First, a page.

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Intro

This is the second time the awards have been presented, the first being in 1998, when II men and women were made State Living Treasures.

The concept of State Living Treasures originated in Japan after World War II, where the title became the highest distinction attainable by a senior traditional artist. Living Treasures programs have since been initiated in many parts of the world, and in some countries, they are administered under legal provisions similar to our own Heritage Act. Living Treasures programs are a way for communities to show respect for their elders and to pay tribute to the skills, expertise and knowledge acquired over a lifetime of artistic practice. They also honour the personal integrity that makes the presence of these people so valuable to cultural life.

The Western Australian State Living Treasures Awards are inclusive of, but not limited to, artists working within traditional art forms Rather, they celebrate the diversity, talent and richness of a group of individual artists who have chosen to make Western Australia their home, or have chosen to work with Western Australian subjects, places, people and experiences.

Even more broadly, the awards celebrate the ability of artists to articulate ideas about our relationships with each other and the world, to involve us, to move us, and to enthrall us with their skill and imagination.

The 2004 award recipients were selected by a reference panel of respected people in Western Australian arts and culture. These were:

  • Professor Ted Snell (Chair) - Dean of Art, John Curtin Centre, Curtin University of Technology
  • Professor Margaret Seares AO - Deputy Vice-Chancellor, The University of Western Australia
  • Marian Tye - Dance Consultant and Director of Teamworks Australasia
  • Jenny Davis - Actor, Director and Artistic Director, Agelink Reminiscence Theatre and the WA Youth Theatre
  • Alan Dodge - Director, Art Gallery of Western Australia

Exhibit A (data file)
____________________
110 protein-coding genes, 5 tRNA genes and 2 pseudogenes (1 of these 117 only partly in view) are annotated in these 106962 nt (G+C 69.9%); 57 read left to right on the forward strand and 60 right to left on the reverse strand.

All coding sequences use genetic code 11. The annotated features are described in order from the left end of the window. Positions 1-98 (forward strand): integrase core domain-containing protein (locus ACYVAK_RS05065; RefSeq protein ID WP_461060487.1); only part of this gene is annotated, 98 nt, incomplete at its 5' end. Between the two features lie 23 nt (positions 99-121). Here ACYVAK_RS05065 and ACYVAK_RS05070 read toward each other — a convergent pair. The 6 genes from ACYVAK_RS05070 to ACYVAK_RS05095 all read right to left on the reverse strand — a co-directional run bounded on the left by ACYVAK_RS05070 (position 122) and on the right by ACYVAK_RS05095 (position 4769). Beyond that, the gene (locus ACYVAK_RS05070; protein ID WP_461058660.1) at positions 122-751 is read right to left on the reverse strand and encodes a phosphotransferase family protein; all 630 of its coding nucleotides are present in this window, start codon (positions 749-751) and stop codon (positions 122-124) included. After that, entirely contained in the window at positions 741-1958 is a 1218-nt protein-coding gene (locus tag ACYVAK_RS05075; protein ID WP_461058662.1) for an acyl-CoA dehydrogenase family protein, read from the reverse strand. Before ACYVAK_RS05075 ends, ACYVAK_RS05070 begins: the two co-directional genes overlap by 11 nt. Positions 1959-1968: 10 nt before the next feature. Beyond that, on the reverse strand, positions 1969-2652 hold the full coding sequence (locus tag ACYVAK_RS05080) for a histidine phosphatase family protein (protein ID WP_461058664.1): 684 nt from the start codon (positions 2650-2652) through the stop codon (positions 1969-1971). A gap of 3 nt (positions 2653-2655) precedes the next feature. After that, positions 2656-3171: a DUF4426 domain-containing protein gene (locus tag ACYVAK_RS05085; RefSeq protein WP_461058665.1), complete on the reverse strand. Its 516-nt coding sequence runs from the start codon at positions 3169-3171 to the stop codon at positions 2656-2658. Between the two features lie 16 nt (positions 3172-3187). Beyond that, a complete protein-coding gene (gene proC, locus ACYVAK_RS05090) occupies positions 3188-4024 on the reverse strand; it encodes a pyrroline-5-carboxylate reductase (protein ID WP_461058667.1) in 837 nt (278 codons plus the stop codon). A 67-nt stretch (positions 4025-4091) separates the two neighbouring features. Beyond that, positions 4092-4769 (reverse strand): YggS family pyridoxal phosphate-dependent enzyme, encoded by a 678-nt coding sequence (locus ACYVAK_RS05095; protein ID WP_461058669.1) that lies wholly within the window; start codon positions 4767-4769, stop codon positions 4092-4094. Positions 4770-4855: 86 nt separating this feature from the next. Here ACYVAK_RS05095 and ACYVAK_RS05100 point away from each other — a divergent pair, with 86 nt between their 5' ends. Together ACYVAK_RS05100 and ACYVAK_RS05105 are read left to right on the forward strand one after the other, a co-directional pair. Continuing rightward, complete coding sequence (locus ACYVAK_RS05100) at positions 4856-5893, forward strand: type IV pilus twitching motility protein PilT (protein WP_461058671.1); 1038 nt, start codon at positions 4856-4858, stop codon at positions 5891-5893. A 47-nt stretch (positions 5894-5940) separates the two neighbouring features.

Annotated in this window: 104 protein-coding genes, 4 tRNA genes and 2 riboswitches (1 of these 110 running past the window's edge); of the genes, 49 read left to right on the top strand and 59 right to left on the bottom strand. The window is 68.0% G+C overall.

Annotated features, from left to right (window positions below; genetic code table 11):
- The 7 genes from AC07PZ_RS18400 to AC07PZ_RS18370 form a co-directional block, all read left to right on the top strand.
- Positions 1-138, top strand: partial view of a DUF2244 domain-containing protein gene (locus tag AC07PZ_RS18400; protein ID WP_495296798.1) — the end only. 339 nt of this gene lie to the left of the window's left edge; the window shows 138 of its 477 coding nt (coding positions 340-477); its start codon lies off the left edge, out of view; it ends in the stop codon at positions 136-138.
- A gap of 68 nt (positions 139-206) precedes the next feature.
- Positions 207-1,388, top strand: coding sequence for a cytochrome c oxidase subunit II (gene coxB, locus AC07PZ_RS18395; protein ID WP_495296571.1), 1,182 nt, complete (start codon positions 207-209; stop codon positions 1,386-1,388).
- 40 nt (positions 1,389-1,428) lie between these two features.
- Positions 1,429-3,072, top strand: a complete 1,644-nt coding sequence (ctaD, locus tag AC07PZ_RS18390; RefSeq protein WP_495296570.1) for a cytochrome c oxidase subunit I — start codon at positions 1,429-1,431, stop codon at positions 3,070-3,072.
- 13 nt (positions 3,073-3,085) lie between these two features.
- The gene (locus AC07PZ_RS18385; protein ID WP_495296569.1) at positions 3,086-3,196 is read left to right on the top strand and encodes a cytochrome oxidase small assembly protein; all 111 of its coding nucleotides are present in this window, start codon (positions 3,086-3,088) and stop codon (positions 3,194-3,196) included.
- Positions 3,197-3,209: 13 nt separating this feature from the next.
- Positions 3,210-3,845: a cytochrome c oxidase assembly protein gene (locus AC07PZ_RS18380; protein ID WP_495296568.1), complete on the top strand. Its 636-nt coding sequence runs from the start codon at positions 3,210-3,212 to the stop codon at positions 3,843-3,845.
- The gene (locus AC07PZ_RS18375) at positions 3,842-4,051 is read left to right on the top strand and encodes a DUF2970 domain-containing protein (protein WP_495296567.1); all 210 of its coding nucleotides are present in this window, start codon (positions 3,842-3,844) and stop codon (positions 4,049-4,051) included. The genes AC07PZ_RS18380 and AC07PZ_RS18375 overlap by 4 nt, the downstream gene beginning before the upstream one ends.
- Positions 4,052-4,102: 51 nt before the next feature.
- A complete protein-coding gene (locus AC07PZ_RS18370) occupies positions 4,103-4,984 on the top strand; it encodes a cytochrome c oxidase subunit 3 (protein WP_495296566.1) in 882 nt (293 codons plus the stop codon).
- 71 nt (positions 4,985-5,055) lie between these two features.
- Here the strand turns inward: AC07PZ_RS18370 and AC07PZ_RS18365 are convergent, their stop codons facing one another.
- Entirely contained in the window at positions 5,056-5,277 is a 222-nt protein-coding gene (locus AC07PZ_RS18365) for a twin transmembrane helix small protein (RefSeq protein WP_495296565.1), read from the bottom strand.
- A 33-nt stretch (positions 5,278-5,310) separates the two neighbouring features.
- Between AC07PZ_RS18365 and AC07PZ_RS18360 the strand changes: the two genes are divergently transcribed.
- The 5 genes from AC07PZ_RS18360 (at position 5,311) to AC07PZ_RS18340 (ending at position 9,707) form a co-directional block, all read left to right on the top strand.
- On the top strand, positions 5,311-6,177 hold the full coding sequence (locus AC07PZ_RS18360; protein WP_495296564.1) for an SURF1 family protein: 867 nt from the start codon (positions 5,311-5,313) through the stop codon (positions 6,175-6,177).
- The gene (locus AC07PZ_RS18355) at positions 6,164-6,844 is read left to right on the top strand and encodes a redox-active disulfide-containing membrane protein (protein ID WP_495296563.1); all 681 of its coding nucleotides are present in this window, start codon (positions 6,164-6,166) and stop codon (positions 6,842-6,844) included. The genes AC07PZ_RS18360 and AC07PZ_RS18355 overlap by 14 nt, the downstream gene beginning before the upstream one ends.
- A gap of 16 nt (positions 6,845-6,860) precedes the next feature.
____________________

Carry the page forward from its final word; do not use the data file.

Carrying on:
• John Beaton - Associate Lecturer, Film and Television, Curtin University of Technology
  • Assoc Professor Terri-ann White - Director, Institute of Advanced Studies, The University of Western Australia
  • Richard Walley AM - Indigenous Artist. Dancer and Musician, and Chair, Australia Council for the Arts, Aboriginal and Torres Strait Islander Arts Board

The award recipients were chosen from across the different art forms, with no particular requirement for art form representation. The panel's selection was based on the following criteria. Recipients: 

  • were senior artists in the community (generally over the age of 60 years)
  • had attained an exceptional level of artistic skill and ability
  • had a body of lifetime work that had developed their art form in a creative way, or altered perception of their art form.

It was also desirable that recipients:

  • had a significant influence on a number of people
  • played a major role in the development of other artists
  • had demonstrated long-term involvement in , or contribution to, the arts in Western Australia. 

The 2004 recipients were:

  • Alan Alder and Dr Lucette Aldous - dancers, choreographers
  • Janangoo Butcher Cherel - visual artist
  • Jimmy Chi - composer, musician, playwright
  • Professor Jeffrey Howlett AM - architect
  • Tom (T.A.G.) Hungerford AM - journalist, novelist, playwright
  • Doris Pilkington Garimara - writer
  • Dr Carol Rudyard - visual artist
  • Professor Roger Smalley - composer, musician, conductor
  • Leonard 'Jack' Williams - Aboriginal custodian, storyteller, craftsman
  • Richard Woldendorp - photographer
  • Fay Zwicky - poet, fiction writer, editor
Page reviewed 25 June 2019